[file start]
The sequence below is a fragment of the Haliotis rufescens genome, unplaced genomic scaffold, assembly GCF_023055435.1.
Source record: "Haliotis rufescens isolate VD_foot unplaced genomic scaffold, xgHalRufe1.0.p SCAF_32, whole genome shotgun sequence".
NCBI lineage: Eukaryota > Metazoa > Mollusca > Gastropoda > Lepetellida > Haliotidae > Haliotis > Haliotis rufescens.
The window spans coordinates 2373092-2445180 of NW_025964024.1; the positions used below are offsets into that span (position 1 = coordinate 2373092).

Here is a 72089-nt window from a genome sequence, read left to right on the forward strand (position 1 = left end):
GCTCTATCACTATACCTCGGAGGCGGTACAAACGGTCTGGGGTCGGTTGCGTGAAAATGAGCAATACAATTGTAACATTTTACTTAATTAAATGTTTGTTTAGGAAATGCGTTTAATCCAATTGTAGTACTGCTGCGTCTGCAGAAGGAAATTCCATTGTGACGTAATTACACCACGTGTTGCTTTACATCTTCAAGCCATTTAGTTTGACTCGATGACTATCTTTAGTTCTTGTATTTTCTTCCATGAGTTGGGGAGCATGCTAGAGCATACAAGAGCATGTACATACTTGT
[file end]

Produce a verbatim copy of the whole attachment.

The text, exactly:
The sequence below is a fragment of the Haliotis rufescens genome, unplaced genomic scaffold, assembly GCF_023055435.1.
Source record: "Haliotis rufescens isolate VD_foot unplaced genomic scaffold, xgHalRufe1.0.p SCAF_32, whole genome shotgun sequence".
NCBI lineage: Eukaryota > Metazoa > Mollusca > Gastropoda > Lepetellida > Haliotidae > Haliotis > Haliotis rufescens.
The window spans coordinates 2373092-2445180 of NW_025964024.1; the positions used below are offsets into that span (position 1 = coordinate 2373092).

Here is a 72089-nt window from a genome sequence, read left to right on the forward strand (position 1 = left end):
GCTCTATCACTATACCTCGGAGGCGGTACAAACGGTCTGGGGTCGGTTGCGTGAAAATGAGCAATACAATTGTAACATTTTACTTAATTAAATGTTTGTTTAGGAAATGCGTTTAATCCAATTGTAGTACTGCTGCGTCTGCAGAAGGAAATTCCATTGTGACGTAATTACACCACGTGTTGCTTTACATCTTCAAGCCATTTAGTTTGACTCGATGACTATCTTTAGTTCTTGTATTTTCTTCCATGAGTTGGGGAGCATGCTAGAGCATACAAGAGCATGTACATACTTGT